Generating good with solar energy
The Tumaini Center was created to provide assistance to some of Kenya’s most neglected social groups – orphans and street women. We want to show that it is possible to improve the conditions of these people in a sustainable, expandable way that can be applied all over Africa. We are already more than 80% of the way there – and we are asking for your help in getting us closer to our goal.
Solar power is a clean and sustainable solution to one of Tumaini’s largest expenses. Electricity prices in Kenya are more than double those found in the United States, but our location in Nakuru, Kenya has steady, year-round sunshine. This project will fund the installation of a 20 kilowatt (kW) solar power system that will reduce Tumaini’s power bill by more than $10,000 per year. Over the expected life of the system, this amounts to over $250,000 in savings – money that could instead be used to provide food, clothing, housing, and a full primary education to an additional 50 orphaned children.These savings also bring Tumaini closer to its goal of self-sustainability. Currently more than 80% of Tumaini's operating budget is covered by revenue from our businesses and partnerships within Kenya - this project will bring us much closer to our goal of 100% self-sustainability.
We Need You
Installing our system requires purchasing the solar power components, shipping to Kenya, building a mounting structure for the system, and meeting requirements set by the local utility company. Thanks to generous matching of donations by The Beech Foundation, we are able to set our fundraising goal at $37,500.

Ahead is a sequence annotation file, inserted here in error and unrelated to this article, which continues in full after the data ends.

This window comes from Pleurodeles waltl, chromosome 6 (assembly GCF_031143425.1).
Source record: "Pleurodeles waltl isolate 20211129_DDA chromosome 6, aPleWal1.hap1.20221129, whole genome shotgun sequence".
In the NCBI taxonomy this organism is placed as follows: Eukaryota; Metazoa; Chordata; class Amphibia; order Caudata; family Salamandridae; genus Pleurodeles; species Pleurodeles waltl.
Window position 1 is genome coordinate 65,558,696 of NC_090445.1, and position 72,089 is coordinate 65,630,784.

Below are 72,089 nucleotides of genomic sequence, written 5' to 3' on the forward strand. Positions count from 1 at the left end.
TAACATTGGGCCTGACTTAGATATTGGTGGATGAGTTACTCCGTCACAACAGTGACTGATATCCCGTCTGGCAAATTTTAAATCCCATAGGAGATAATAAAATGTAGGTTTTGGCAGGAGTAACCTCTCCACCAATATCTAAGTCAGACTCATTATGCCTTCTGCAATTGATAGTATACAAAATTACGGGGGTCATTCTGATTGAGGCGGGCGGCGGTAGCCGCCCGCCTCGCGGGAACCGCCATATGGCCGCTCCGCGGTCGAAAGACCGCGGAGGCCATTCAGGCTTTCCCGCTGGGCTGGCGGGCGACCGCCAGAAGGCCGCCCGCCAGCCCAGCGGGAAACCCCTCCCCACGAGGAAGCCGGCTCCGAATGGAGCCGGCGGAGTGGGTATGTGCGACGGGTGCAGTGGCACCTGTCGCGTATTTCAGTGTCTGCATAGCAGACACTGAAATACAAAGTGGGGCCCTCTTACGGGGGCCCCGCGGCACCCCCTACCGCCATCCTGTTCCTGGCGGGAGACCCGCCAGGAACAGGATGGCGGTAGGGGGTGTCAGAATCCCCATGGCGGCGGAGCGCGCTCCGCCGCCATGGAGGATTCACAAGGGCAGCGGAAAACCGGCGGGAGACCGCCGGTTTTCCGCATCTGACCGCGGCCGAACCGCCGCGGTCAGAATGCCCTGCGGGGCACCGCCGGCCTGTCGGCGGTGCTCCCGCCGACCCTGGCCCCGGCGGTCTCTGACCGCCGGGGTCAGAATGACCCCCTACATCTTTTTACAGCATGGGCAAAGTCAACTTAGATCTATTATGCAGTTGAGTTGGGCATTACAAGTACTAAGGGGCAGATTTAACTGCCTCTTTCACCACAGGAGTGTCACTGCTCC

With your help, we can reach this goal! Please consider donating to the campaign, and sharing this page with your friends and colleagues.
This solar installation is the first step in a planned transition to solar power at the Tumaini Center. If our campaign surpasses its funding goal, we have several stretch goals set up that would allow us to complete other phases of our plan immediately. If a stretch goal is not met, the additional money will instead go directly towards scholarships for the orphans at Tumaini.
About the Tumaini Center
The Tumaini Center was built using donations from the United States and Kenya to create an ecosystem of both for-profit businesses and not-for-profit programs. A large part of the revenue generated from the for-profit businesses is used to fund the not-for-profit programs, showing that it is possible to provide extensive community improvement in Kenya without being reliant on a constant stream of donations.
The Tumaini Center is currently home to the Tumaini Bethany Children's Home, the Jitegemea School, and the Nakuru 3:16 Bridge of Hope for Street Families. The Jitegemea School has about 350 students, of which over 100 are orphans living at the Children's Home. Nakuru 3:16 is home to six mothers and their eighteen children. They are supported in part by our water trucking, cottages and conference center, our farm, and partnerships with local businesses.
As we begin to apply this model in other parts of Kenya, we aim to reach the point of full self-sustainability. In this way we can show that with proper planning and management, and strategic use of initial donations, it is possible to create sustainable solutions to some of Kenya’s most pressing socio-economic problems.